Open up your world when you learn French. Charm your partner with this romantic language, soak up the rich French literature and culture, open up international job opportunities, work with the United Nations or the International Red Cross, or, if you’re a football fan, just relish in sharing the slightest connection with Zinedine Zidane!
Whether you’re a beginner just starting out, an advanced speaker, looking to travel to a French speaking country, studying it academically, or just wishing to hold a decent conversation, a good foundation in French will make sure that you feel confident to participate in everyday situations.
What will you learn?
On most French courses, you have a choice of starting at a gentle pace, so that it doesn’t get overwhelming. Develop your confidence as you learn all about French grammar, phonetics, vocabulary, phrases, language structure, verbs and tenses. Progress to a more intermediate level through discussions and extracts from French television and newspaper, and speak fluently and competently in various subject areas.
All things French
There are so many intriguing and extremely appealing things about France and all things French, and learning the language will allow you to immerse yourself in centuries and centuries of rich, deep-rooted culture. From fashion to film, it’s hard not to be intrigued by the alluring history of the French…
If you’re a fashionista, there’s nothing like French fashion. Paris is, after all, the fashion capital of the world and home to some of the world’s most famous designers like Dior, Channel and Yves Saint Laurent. A little stroll through the Faubourg Saint-Honoré district will reveal ladies and men dressed with an impeccable sense of style. To make sure that you’re getting all the best haute couture tips, refresh your French in time for the Paris Fashion Week.
Our all-time favourite French movie is Marcel Carné’s masterpiece, Les Enfants du Paradis, with its nimble depiction of 19th century Paris theatrical conventions and styles. This three-hour French classic centres around the love story between rival actors Pierre Brasseur and Jean-Louis Barrault, a Shakespearean star and the other a great mime, both in love with the cool, graceful courtesan Arletty. The film is infused with dark betrayal, tragedy and murder in impressive theatrical splendour. This long, poetic, philosophical story and great example of cinematographic brilliance is definitely best enjoyed if you’ve mastered French.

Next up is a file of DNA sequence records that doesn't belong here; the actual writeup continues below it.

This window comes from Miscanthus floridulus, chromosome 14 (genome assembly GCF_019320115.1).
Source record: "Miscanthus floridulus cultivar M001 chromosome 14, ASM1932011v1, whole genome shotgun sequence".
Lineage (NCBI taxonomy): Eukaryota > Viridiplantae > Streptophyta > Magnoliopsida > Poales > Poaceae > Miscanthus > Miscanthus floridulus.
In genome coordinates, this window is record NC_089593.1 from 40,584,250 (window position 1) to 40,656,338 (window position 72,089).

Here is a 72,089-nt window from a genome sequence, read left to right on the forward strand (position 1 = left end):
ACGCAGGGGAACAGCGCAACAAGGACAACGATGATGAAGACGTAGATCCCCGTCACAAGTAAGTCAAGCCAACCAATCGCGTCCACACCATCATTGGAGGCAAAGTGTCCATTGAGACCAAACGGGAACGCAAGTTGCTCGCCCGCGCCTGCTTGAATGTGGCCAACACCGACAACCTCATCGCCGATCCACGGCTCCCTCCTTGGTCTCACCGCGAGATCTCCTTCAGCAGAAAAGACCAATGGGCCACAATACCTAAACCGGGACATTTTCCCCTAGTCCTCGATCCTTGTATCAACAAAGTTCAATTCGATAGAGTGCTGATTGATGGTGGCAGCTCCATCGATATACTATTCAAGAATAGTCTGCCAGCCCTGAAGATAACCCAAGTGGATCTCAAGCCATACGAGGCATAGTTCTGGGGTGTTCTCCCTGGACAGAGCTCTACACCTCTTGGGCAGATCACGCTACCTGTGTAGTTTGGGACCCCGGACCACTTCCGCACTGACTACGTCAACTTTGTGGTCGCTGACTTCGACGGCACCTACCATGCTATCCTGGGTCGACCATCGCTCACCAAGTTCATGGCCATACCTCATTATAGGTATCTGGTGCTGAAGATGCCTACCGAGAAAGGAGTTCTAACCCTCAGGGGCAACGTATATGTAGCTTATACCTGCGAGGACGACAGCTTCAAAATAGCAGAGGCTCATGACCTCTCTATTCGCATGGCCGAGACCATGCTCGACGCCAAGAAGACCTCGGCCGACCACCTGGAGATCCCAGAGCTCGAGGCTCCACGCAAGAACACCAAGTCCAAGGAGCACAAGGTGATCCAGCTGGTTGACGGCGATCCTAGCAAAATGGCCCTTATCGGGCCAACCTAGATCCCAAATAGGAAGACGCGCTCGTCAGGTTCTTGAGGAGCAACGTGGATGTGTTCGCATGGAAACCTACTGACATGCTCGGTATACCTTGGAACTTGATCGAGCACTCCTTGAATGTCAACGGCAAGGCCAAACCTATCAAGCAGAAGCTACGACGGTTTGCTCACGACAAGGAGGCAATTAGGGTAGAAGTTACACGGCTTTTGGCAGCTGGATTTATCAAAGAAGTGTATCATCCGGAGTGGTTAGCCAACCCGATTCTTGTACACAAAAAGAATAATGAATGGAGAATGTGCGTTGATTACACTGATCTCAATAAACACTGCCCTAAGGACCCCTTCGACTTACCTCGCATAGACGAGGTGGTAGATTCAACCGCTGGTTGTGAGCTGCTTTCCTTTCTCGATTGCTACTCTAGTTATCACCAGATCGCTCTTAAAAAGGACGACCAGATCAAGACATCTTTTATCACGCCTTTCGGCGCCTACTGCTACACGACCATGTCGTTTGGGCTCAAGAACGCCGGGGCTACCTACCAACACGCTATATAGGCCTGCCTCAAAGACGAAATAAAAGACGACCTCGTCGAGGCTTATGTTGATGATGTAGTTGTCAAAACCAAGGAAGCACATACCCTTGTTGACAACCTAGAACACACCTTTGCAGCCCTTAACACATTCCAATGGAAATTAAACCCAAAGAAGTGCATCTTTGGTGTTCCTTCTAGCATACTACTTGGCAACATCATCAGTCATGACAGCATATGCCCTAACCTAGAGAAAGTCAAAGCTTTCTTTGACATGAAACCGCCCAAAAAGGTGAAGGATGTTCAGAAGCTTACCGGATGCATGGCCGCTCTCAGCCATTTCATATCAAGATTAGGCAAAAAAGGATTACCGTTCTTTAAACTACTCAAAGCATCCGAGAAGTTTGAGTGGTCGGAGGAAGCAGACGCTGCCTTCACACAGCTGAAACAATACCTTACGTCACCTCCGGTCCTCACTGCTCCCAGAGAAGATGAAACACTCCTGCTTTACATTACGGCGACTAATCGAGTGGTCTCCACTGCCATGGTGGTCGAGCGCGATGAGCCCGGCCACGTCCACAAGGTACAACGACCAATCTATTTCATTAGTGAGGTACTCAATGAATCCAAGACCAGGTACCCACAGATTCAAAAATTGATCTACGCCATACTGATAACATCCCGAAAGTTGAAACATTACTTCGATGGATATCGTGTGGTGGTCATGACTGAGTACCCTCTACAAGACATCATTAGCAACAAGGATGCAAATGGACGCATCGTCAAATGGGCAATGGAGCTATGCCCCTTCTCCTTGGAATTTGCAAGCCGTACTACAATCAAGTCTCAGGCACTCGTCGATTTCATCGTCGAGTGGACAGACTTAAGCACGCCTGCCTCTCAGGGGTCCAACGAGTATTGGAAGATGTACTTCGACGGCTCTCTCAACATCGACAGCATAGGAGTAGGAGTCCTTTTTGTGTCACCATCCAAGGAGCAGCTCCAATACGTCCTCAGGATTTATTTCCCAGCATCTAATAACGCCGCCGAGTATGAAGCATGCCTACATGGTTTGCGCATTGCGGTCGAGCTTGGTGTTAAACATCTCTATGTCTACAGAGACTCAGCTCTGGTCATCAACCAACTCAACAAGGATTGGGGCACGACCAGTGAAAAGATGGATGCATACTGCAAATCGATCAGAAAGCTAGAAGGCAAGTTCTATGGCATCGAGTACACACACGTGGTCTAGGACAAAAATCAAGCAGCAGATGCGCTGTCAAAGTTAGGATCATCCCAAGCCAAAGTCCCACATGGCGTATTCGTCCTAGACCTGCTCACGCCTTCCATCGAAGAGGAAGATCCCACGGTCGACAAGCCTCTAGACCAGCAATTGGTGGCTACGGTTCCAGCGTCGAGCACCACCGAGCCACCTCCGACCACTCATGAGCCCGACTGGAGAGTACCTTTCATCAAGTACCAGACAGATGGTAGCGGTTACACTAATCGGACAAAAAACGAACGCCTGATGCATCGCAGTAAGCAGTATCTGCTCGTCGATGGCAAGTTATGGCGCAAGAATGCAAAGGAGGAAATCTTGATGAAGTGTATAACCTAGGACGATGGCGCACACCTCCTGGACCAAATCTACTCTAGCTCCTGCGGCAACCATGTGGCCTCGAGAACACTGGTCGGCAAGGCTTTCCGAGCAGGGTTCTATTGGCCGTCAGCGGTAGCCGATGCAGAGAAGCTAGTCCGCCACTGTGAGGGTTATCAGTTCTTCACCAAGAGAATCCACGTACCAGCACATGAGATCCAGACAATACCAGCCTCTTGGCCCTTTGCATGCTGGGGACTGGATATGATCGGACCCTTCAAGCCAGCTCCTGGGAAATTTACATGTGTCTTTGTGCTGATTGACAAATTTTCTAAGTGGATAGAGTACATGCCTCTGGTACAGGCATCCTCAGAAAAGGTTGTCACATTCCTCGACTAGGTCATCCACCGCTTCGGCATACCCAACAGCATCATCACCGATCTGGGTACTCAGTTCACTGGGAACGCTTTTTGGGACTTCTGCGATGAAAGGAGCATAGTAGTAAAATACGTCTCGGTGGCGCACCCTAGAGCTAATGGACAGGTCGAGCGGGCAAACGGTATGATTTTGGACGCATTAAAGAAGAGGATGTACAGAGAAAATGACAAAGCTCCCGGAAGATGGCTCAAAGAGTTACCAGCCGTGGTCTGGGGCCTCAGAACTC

On the other hand, if you’re more interested in visiting Vietnam, Cambodia, Lebanon, Belgium, Canada, Morocco, Mauritius or Andorra, then having a good grasp of the French language is essential. French may not be the official language for some of these places, but it’s commonly spoken. Mastering conversational French will come in handy on your holidays – forget about just doing touristy stuff. Think about striking a relationship with the locals so that they share some of their country’s lovely hidden gems and non-tourist infested villages.
It might sound a bit cheesy to say that the world is your oyster, but it certainly is when French is one of your languages. For those who’d love to make a difference to some of the world’s social problems, French language is required to work in international organisations like United Nations, HateWatch, World Health Organisation, Doctors Without Borders, Human Rights and World Bank, to name a few. You’ll learn not only practical French for daily situations and discussions, but also master the basics of translating French.
In France, you could:
· celebrate Bastille Day on July 14th, one of France’s most colourful traditions. To commemorate the day a prison in Paris that was pillaged by angry mobs of citizens, fireworks are set off throughout the day and night. Parades and dancing take place in the streets.
· fix padlocks as a symbol of your everlasting love on one of France’s many bridges.
· behead bottles of Champagne at weddings, a popular tradition using a specially-made saber.
· join in the long queues outside the local boulangerie for a fresh baguette, which the French normally eat for breakfast, lunch and dinner. There are even regulations on ingredients and method of production of the baguette traditionelle.
Check out our Pinterest for a taste of France.
Did you know?
French is the mother tongue of 75 million people worldwide and one of the only languages (along with English), that is taught in every country of the world with 100 million students and 2 million teachers.
French has more than a million words and 20,000 new ones are created every year!
For centuries there’s been no official French word for French Kiss, until the word ‘Galocher’, was added to the French dictionary in May 2013.